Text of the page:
- Supporting climate change work in Southeast Asia
- Support for the project of the Global Gender and Climate Alliance for strengthening the role of women and for mainstreaming the gender perspective in global climate policy
- Global Environment Facility
- Support to ICIMOD for the establishment of a flood information system in the Hindu Kush-Himalayan region
- Energy and environment partnership (EEP)
- Sustainable forest use in the changing climate
- Improved capacity of the Pacific Island country national meteorological services to deliver weather and climate services
The purpose of the project is to improve the know-how of key persons working with climate change by promoting regional networking and by providing tools for cooperation among countries in matters pertaining to climate change. Networking increases interaction and the exchange of experiences among climate experts. In this way, it advances the development of good governance and the spreading of good methods and knowledge and makes the transfer of climate-friendly technology more efficient.
Although this is a pilot project, its aim is to provide long-term and continuous support to the climate authorities and to create a permanent regional climate community. The project assists countries in negotiations for agreements and helps them to carry out practical measures associated with climate change. National key persons working in the climate sector are encouraged to disseminate information and experiences through a regional network. The goal is to strengthen the countries’ potential to respond to the challenges posed by climate change over a wide spectrum.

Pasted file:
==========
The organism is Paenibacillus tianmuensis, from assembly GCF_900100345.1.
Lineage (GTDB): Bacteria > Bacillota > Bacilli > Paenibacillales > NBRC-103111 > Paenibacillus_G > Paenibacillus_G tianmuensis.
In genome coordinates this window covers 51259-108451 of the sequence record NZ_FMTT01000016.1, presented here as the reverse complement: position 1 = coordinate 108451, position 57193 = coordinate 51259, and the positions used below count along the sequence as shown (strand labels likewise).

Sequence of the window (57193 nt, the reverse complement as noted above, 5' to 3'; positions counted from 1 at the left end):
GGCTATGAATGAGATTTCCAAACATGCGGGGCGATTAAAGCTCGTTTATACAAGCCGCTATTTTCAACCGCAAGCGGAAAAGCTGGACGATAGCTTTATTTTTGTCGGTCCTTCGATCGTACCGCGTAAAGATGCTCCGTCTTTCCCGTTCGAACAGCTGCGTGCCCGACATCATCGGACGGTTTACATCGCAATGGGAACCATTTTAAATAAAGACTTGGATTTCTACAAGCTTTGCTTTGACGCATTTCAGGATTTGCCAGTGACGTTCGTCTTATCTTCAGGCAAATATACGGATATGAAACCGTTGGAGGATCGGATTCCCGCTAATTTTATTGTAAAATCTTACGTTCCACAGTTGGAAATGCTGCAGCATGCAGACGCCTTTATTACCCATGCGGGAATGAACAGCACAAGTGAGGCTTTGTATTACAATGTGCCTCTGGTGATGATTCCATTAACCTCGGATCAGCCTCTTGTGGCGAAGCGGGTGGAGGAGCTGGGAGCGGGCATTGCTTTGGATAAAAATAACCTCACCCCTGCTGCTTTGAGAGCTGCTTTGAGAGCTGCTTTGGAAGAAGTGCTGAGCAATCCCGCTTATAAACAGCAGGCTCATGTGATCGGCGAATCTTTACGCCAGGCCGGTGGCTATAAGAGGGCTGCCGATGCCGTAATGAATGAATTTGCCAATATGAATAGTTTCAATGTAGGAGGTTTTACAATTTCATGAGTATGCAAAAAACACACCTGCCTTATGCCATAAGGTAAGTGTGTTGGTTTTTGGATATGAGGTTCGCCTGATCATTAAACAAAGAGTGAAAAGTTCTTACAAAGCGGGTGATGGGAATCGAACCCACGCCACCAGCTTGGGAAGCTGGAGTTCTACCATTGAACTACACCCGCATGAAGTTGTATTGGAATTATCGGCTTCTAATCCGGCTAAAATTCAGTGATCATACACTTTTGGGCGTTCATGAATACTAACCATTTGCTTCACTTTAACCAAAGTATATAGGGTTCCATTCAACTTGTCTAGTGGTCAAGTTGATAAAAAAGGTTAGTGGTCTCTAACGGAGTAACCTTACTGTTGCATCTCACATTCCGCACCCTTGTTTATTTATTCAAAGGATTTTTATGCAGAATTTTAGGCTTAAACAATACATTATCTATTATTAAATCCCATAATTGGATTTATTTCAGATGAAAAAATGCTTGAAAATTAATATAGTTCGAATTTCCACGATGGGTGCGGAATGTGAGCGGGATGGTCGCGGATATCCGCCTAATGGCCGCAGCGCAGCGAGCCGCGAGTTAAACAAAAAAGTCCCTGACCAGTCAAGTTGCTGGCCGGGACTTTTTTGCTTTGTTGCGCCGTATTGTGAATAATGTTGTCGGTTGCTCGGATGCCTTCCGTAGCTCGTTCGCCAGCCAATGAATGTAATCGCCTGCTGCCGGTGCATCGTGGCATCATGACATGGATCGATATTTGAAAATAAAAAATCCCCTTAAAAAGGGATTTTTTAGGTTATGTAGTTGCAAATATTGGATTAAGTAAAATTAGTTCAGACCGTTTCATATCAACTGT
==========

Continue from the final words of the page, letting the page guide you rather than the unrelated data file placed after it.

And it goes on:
Project cooperation between Finland and the United Nations Environment Programme (UNEP) began in Southeast Asia in 2008. The support up to 2011 totalleds EUR 2.3 million. In order to ensure sustainability and continuity, the project will be supported with a total of EUR 2 million during the period of 2012-2013.
Support for the project of the Global Gender and Climate Alliance
for strengthening the role of women and for mainstreaming
the gender perspective in global climate policy
Climate change will have the hardest impact on the world’s poorest people, most of whom are women. Bringing together people who work with development and environment issues in the UN system, the Global Gender and Climate Alliance (GGCA) focuses on the theme of women and climate change. The GGCA works to ensure wider adoption of women’s perspective in decision-making and activities associated with climate change and strives to improve the position of women with respect to climate change at various levels. Finland has a high profile in advocating the integration of women’s perspective into climate policy – a theme strongly supported by this project.
Between the years 2008 and 2011, Finland spent a total of EUR 4.2 million to support the project. Some of this money was allocated to a fund supporting women delegates who participate in climate negotiations. At the second stage, from 2010 onwards, support was also targeted more concretely at the national adaptation programmes of action (NAPA) of developing countries and at their implementation. The GGCA is financed through a UNDP-managed fund, which channels payments to partners who carry out the practical work.
The support to the project will continue during the period of 2012-2014, totaling EUR 2,6 million. The main objective of the continued support is to ensure that gender perspective is taken into account in climate related decision making as well as in the upcoming climate change convention. During this period, the emphasis of the project will be at national level. However, the support to women delegates participating in climate negotiations will also be continued.